A report highlighting the way unfair trials can lead to the death penalty was released by rights groups in Taipei on Tuesday, as part of an effort to attract attention to their call for the abolition of capital punishment.
The report, jointly released by Amnesty International, the Anti-Death Penalty Asia Network -(ADPAN) and the Taiwan Alliance to End the Death Penalty, detailed eight cases of people on death row in Asia and their struggles to secure a fair trial.
Despite a trend toward the abolition of capital punishment in Asia, 14 countries in the region still retain the death penalty, which carries with it the risk of miscarriage of justice and wrongful execution, said Louise Vischer, an ADPAN coordinator who spent a year compiling the report.
The cases detailed in the report come from Taiwan, China, India, Indonesia, Japan, Malaysia, -Pakistan and Singapore.
Six of the cases involved convictions that relied on confessions extracted through torture, including the case of Taiwanese death row inmate Chiu Ho-shun (邱和順), who has been on trial for nearly 23 years on charges of abducting and murdering a schoolboy in December 1987.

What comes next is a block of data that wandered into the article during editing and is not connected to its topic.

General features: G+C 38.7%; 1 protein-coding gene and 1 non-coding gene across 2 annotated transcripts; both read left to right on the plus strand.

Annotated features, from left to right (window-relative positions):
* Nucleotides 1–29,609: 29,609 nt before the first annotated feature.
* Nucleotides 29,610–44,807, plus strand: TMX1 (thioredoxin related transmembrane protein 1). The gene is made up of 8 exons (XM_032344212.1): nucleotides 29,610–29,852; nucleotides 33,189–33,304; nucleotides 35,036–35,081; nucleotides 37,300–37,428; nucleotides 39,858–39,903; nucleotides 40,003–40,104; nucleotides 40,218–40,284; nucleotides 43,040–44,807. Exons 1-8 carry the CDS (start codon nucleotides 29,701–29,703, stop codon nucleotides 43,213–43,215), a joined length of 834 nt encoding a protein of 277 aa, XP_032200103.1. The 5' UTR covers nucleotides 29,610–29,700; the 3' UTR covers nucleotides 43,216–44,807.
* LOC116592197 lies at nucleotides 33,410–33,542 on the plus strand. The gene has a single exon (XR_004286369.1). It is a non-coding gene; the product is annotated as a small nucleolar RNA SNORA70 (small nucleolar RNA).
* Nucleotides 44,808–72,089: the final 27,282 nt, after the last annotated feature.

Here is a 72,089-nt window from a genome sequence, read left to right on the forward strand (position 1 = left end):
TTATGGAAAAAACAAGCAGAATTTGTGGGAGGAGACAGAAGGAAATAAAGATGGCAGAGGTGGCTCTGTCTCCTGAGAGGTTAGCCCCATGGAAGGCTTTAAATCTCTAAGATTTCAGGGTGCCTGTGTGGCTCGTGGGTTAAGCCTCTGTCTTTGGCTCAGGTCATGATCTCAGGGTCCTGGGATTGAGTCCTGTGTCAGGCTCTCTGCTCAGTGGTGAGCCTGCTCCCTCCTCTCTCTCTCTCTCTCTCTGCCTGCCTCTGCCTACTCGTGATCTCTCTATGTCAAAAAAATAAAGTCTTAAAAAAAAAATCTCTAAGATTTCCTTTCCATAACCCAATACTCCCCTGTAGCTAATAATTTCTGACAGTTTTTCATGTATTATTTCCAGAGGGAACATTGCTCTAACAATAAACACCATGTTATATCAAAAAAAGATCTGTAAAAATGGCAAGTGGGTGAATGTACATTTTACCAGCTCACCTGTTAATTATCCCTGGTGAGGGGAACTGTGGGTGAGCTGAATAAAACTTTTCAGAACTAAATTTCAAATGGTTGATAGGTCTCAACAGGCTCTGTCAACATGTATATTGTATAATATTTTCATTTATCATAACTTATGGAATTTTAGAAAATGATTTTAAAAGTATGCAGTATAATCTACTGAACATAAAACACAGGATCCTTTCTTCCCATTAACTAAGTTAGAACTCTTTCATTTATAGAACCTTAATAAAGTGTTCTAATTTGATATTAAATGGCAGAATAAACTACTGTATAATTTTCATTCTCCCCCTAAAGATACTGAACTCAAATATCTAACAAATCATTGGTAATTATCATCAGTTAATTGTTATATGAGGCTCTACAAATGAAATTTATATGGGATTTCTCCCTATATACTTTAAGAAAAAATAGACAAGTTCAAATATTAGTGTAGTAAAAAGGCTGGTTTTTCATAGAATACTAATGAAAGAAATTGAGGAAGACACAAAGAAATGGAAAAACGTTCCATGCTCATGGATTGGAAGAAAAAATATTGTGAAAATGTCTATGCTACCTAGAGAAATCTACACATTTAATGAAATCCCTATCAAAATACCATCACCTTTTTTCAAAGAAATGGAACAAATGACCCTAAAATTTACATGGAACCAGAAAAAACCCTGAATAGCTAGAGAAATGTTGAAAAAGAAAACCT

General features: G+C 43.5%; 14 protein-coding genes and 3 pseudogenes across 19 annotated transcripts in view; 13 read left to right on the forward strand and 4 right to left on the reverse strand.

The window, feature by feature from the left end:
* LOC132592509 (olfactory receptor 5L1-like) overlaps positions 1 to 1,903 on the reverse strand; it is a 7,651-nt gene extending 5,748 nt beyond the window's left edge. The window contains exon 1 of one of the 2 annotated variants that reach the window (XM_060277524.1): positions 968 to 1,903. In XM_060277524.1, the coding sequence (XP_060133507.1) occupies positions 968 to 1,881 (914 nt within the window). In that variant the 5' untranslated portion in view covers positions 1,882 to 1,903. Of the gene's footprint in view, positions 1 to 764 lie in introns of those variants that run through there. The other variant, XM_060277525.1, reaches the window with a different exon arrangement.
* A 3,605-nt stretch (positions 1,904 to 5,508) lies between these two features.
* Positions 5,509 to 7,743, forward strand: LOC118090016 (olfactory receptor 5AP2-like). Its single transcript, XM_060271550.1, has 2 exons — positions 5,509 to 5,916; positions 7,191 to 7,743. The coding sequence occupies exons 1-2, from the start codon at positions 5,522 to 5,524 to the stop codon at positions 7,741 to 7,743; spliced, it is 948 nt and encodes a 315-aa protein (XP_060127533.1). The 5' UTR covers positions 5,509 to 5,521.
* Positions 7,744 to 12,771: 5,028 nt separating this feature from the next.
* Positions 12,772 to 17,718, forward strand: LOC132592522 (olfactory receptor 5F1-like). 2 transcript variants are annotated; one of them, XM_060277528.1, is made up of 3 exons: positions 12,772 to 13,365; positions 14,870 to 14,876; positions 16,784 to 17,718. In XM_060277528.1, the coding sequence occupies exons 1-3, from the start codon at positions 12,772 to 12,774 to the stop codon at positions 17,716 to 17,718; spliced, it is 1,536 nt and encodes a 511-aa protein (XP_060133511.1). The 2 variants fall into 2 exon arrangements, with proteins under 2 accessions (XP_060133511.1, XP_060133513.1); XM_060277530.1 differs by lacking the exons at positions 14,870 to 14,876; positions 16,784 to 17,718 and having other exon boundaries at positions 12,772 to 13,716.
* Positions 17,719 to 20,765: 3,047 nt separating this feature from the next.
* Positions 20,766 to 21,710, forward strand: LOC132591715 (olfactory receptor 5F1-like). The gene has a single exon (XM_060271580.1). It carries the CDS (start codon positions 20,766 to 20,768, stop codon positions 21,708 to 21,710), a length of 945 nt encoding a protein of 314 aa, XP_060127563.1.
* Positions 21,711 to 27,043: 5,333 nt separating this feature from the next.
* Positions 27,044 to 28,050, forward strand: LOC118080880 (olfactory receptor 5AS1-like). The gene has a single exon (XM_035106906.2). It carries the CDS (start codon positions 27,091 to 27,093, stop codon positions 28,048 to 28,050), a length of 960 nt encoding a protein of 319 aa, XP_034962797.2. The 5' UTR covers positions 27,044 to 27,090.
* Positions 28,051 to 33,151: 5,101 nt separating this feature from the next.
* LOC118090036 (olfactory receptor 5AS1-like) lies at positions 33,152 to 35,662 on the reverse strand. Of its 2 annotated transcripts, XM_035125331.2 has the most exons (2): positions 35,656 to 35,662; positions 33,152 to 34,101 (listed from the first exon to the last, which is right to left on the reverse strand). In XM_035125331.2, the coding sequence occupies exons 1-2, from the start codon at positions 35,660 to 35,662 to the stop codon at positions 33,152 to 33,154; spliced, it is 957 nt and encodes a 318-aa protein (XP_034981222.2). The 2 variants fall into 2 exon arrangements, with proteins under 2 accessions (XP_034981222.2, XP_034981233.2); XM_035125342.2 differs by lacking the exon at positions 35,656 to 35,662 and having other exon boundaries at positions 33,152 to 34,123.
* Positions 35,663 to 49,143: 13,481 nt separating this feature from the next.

In July, the Supreme Court ended Chiu’s lengthy trial by upholding his death sentence for that crime.
Documented video and audio recordings prove that Chiu was tortured by police during a four-month period of detention to extract a confession from him that was later presented in court as key evidence, according to lawyers familiar with the case.
Catherine Baber, deputy director of Amnesty International’s Asia-Pacific program, said no judicial system can exclude the possibility of error.
“If we are to take [action] against the execution of the innocent, the only solution is the abolition of the death penalty,” she said.
Asked how Taiwan could avoid cases like that of Chiu in the future, Vischer said judicial reform is the key.
Judges have to be independent, free from the influence of public opinion and politics she said, adding that concrete material evidence should also be required in any trial.
“Material evidence was lacking in Chiu’s case and it seems to be lacking in many other cases,” Vischer said.
Another issue that needs to be dealt with is coerced confessions, she said, adding that although Taiwan has introduced a law to address that, more work is needed to deal with cases, such as Chiu’s, that happened before the law was passed.
Taiwan ended a more than four-year moratorium on executions when four death row inmates were executed in April last year and another five in March, drawing criticism from the EU and human rights advocates.